Paul: Recovery and personal redemption from PTSD
Post-traumatic stress disorder (PTSD) is an anxiety disorder caused by very stressful, frightening or traumatic events. The symptoms of PTSD can have a significant impact on your day-to-day life and can be a potentially debilitating condition.
SANE champion, Paul has PTSD. When he was diagnosed he was in denial but, after accepting his mental health was forever changed, he asked for help. Here, he talks about living with the condition and how he wants to give hope to others who may also be struggling.
Living in the day
I’m Paul and I have PTSD after an incident as a police officer – although my previous career as a soldier probably laid the groundwork for my insidious, often present companion to appear.
Like many people experiencing mental health problems I’m not one for the New Year. I don’t do busy places (have you tried partying with PTSD?), and tend to live in the day I’m in rather than spending time looking back at what has been, or envisaging a future that more often than not tends to take its own course despite our best attempts to control it. That said I did find myself reflecting on the start of this new decade as it heralds some important anniversaries:
In June I’ll be 60 (I know, no way, I hear you – in my head I’m still a 26 year old army physical training instructor). On the eve of my 50th birthday I drove myself into my local A&E convinced I was having a heart attack; pale, clammy, lurching heartbeat, tight chest – the full English breakfast of symptoms. Turns out I was experiencing the first of what were going to be many panic attacks.
Several months prior to this auspicious birthday event I’d disarmed a lady wielding a samurai sword as she attacked members of the public in a police station I was in. Thankfully I got everyone out unharmed and managed to pepper spray her as she brought the sword down towards me so we’re all good. Thinking nothing more about it – trust me, bobbies all around the world are doing far more hardcore things than this – I got on with the career I loved barely noticing the fragmented sleep I’d started to experience, or my increasingly short fuse as I got irritated with minor things I’d usually laugh off.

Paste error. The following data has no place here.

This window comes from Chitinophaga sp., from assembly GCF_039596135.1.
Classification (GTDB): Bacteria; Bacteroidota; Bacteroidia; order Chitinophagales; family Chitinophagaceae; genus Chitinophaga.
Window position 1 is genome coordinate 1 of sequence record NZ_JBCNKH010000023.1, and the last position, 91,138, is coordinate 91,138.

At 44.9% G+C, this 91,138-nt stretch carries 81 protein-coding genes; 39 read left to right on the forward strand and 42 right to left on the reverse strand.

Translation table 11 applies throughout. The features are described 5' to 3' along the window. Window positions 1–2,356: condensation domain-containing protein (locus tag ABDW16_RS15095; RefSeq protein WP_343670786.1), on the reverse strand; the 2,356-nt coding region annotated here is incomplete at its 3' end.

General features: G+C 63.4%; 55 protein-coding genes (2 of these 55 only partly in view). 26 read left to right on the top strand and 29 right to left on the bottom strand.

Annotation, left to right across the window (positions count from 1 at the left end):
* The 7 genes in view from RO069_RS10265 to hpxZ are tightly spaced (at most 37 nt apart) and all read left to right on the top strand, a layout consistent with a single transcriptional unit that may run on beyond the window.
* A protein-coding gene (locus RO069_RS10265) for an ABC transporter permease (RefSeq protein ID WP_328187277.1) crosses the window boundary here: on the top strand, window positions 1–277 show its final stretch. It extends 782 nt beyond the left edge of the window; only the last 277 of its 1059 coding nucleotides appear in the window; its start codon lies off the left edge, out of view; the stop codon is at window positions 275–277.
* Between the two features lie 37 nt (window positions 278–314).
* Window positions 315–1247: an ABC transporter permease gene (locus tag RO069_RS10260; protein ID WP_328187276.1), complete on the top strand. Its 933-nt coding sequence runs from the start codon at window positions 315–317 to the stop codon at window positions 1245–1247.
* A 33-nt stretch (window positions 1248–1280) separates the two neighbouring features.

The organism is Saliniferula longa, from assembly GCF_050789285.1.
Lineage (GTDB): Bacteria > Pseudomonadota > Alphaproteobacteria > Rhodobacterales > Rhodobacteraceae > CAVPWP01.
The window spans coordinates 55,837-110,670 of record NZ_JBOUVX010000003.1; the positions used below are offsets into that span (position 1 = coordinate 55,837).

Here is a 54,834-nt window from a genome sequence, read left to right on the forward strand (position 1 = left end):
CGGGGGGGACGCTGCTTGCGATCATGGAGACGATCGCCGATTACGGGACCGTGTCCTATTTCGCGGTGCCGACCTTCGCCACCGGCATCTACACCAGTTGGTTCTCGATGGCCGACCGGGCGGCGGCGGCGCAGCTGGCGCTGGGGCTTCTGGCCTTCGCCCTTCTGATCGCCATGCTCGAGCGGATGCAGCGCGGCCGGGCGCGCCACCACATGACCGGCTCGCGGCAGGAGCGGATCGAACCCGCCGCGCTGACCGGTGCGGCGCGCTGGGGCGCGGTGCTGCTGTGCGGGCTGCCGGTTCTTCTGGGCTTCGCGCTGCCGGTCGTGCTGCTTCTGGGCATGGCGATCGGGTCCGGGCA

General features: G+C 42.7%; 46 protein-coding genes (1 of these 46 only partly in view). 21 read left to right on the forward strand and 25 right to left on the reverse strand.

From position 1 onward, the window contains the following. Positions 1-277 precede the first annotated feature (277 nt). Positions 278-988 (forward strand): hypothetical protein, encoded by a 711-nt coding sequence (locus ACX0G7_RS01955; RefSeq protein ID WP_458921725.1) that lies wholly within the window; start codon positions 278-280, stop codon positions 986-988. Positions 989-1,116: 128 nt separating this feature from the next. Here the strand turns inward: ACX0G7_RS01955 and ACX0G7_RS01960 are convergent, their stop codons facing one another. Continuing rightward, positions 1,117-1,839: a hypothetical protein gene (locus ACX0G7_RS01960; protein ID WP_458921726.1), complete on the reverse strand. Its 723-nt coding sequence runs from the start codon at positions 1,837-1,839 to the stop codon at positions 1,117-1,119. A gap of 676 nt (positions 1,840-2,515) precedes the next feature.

So, I turned 50 in A&E (rubbish party with no cake, streamers or presents other than the fact my heart was in awesome shape) and was told in no uncertain terms to see my GP that same morning. I duly popped in with the blasé expectation of a few days of rest and returning to my career with barely a ripple.
I never went back to work.
People like me don’t get a mental illness
My meltdown, when it came, was a torrent of different emotions; anger, fear, regrets and anger – did I mention anger? At times I was incandescent with an internal rage at having become so ‘weak’. After all ‘people like me’ don’t get a mental illness – this alpha male soldier, physical training instructor and police officer who’d fought, climbed, windsurfed, done endless brutal physically challenging courses and had awesome adventures. Nah, this was a bit of stress and would be gone quicker than mist on a summer morning.
Denial serves a purpose. It helps inure our psyche from potentially overwhelming emotional conflict. It acts as a buffer to give us time to assimilate the consequences of what are often life-changing events, and it lets us manage that change as we gradually choose to acknowledge our lives may have changed forever. I chose the other denial, the darker, far more destructive one where you pretend the unicorn of happiness is sat on your left shoulder and the bright blue bird of joy is hovering above the other.
The result of my own personal macho hubris and unwillingness to accept I had PTSD and seek help meant I built up a critical mass of self-denial that sooner or later was going to result in uncontrollable, yet entirely predictable consequences.
Some 18 months in from becoming unwell and even I had to accept my mental health was forever changed and I wouldn’t be returning to my job. Acutely unwell, worn out by lack of sleep and my constant flight or fight responses to the most mundane of occurrences, riddled with grief at the loss of my self-identity and sense of purpose, I made the decision to take my own life.
Asking for help
This isn’t the time and space to go down that particular rabbit hole, but my first and subsequent attempts were fairly serious. Paradoxically they also served to start me on another path – the path to recovery. I sought help, became more accepting of my illness, stopped wasting time and emotional energy looking back at what I had been and let go of what I might have become.
I rediscovered my photography and the power it has to let you express yourself without words, and I became a lot kinder and more thankful for what I had. Today I’m a professional wildlife photographer with a book on wellbeing and photography just out and, despite my ever-present friend PTSD in the shadows, I’ve created a manageable life as much on my terms as it can be.
Ten years to the day I became unwell and forever changed I’ll be 60. A decade older for sure, but certainly wiser and more grounded in this moment than perhaps I have ever been, and I have hope. Hope I have a meaningful life ahead of me and hope I can be of help to other people who are stood at the edge and looking down wondering if it’s all worth it.
Trust me on this, it is. There’s always hope. Always another day when things will be that little bit better. The hardest yet most empowering words I’ve learnt in a decade of serious mental illness?
Asking for help with whatever you’re struggling with isn’t a weakness. It’s a strength.